He was actually not strictly orthodox, since from his writings he seemed to have been a neo-Platonist with monophysite tendencies, but his writings on the celestial hierarchy became extremely popular after they were re-discovered in the west.

To be clear, he was not the real Saint Dionysius the Areopagite (a supposed convert from Apostolic times of Saint Paul from when he spoke at the Areopagus in Athens), but was mistaken for him. He was very definitely a much later person by hundreds of years, for this reason scholars today refer to the man as Pseudo-Dionysius (or second Dionysius).

If interested ...

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Old Jun 10, '12, 12:23 pm
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YoungTradCath YoungTradCath is offline
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Default Re: Is the celestial hierarchy of angels a Catholic teaching?

Angels, Archangels, Thrones, Dominions, Cherubim, Seraphim and Powers are all mentioned specifically in the Roman Missal.

Deference to tradition should be taken for granted.
Devoted bibliophile.
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Old Jun 10, '12, 2:40 pm
MarkThompson MarkThompson is offline
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Default Re: Is the celestial hierarchy of angels a Catholic teaching?

As I have previously posted here and here anent this topic (emphasis added):
The nine orders are indeed mentioned in the Bible, though the basis is, in my view, exceedingly thin. For instance, Colossians 1:16: "For by him were all things created, that are in heaven, and that are in earth, visible and invisible, whether they be thrones, or dominions, or principalities, or powers: all things were created by him, and for him." Now, why we would read Paul here in speaking of "thrones" and "principalities" as celestial creatures instead of as a reference to earthly kingdoms and states, I have no idea. But we do -- this is one of the key Biblical passages in establishing the angelic orders of Thrones, Dominions, Principalities, and Powers.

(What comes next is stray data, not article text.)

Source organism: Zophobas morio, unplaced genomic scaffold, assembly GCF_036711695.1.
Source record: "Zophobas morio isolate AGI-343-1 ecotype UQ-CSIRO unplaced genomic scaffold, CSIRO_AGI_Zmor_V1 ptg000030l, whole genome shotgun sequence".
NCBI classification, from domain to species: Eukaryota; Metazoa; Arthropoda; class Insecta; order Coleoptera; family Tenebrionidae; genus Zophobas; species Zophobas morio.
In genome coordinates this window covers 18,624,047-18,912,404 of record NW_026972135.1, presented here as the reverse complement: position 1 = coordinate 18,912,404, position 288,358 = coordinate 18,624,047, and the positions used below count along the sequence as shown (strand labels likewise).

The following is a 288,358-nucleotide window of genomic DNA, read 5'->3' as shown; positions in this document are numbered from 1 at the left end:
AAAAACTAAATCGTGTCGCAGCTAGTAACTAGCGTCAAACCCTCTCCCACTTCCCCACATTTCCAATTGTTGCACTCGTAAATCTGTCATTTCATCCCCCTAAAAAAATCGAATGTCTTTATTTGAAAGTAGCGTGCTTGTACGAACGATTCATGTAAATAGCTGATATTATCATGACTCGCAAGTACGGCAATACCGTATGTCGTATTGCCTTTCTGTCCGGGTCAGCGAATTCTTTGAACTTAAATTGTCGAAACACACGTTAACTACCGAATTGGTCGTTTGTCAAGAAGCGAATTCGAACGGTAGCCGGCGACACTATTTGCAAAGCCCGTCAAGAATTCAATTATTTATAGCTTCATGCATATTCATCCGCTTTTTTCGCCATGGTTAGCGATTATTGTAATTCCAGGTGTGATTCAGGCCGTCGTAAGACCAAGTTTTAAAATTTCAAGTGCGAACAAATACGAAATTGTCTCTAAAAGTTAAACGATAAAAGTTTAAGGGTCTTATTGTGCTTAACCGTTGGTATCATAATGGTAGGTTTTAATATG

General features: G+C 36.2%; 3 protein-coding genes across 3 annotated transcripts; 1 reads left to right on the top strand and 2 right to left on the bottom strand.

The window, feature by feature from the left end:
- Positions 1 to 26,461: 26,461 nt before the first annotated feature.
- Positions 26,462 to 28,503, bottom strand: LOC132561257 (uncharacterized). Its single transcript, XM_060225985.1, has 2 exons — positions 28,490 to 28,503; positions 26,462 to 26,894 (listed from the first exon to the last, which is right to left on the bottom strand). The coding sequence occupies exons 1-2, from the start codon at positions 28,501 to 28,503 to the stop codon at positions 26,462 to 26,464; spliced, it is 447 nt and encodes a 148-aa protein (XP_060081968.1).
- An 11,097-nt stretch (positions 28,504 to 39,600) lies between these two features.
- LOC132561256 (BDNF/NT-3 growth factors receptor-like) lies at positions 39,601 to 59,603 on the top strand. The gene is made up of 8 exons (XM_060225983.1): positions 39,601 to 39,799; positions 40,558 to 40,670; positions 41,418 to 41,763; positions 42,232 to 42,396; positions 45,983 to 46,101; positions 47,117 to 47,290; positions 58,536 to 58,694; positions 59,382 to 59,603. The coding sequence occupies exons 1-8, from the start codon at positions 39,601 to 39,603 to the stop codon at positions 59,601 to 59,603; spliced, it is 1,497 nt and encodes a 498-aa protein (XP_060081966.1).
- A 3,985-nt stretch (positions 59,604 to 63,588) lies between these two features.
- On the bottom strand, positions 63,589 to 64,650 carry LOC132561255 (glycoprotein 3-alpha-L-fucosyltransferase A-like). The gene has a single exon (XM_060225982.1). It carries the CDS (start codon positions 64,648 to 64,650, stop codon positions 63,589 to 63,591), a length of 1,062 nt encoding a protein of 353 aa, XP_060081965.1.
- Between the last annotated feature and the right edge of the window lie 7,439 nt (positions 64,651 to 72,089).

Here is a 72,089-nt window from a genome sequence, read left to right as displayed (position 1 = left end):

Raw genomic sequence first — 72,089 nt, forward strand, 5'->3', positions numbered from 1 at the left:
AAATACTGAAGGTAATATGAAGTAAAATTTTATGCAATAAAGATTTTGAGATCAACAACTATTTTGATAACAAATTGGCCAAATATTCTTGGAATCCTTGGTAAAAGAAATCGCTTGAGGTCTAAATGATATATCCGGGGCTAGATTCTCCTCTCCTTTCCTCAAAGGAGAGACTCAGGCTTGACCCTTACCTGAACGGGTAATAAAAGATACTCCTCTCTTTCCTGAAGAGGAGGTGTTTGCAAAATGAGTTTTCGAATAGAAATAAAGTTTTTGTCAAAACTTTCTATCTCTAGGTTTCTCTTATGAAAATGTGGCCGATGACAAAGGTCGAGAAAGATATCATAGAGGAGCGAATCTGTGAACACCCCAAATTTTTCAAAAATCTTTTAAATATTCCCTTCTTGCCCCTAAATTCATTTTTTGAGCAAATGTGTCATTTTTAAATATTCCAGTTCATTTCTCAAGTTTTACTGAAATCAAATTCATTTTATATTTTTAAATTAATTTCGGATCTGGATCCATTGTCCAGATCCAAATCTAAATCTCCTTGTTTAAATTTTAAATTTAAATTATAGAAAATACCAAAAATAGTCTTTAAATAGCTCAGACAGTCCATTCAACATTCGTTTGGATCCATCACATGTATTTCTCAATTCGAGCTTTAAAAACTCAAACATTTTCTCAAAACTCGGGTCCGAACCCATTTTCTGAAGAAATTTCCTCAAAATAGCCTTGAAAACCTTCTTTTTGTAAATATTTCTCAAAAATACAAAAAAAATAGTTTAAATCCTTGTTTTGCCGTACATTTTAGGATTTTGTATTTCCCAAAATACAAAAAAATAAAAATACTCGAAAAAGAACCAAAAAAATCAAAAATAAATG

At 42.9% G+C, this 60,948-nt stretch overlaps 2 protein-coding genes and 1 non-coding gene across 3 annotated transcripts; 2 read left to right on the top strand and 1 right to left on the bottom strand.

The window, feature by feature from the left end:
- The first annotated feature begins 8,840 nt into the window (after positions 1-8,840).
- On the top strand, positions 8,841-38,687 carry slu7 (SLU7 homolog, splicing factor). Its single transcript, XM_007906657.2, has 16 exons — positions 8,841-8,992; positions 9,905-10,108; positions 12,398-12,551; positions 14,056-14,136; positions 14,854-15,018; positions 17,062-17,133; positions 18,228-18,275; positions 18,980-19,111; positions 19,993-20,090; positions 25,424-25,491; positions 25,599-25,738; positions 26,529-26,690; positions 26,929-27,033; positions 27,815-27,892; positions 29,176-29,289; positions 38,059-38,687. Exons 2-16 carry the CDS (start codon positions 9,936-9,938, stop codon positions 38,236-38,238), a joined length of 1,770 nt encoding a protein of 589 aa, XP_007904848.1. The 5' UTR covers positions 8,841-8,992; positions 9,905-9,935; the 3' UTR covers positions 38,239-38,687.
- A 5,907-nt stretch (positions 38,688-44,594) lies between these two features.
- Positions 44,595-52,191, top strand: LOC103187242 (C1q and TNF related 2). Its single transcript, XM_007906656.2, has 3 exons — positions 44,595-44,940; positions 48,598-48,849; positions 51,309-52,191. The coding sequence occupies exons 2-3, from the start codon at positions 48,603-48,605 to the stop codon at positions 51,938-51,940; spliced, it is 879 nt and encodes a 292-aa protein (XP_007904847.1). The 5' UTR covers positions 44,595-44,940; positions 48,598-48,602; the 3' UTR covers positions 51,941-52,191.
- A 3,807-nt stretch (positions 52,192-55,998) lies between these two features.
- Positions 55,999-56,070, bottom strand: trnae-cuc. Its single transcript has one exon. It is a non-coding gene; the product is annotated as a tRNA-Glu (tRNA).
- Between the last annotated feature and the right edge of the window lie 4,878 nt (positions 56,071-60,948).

Among the anathemata against Origen issued by the Second Council of Constantinople in 553, we find:
II. If anyone shall [deny] that [of the immaterial intelligences] . . . some became and are called Cherubim, others Seraphim, and Principalities, and Powers, and Dominations, and Thrones, and Angels, and as many other heavenly orders as there may be: let him be anathema.
So it is, as best I can tell, a dogmatically taught truth that these orders exist. And there is a Biblical basis, for however much it may be worth. Hope this helps.
This would indicate that the existence of the nine orders so named is authoritatively taught.
Qui meditabitur in lege Domini die ac nocte, dabit fructum suum in tempore suo.

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Old Jun 10, '12, 2:46 pm
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thyrodandstaff thyrodandstaff is offline
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Default Re: Is the celestial hierarchy of angels a Catholic teaching?

I think I read it goes back to St. Thomas Aquinas.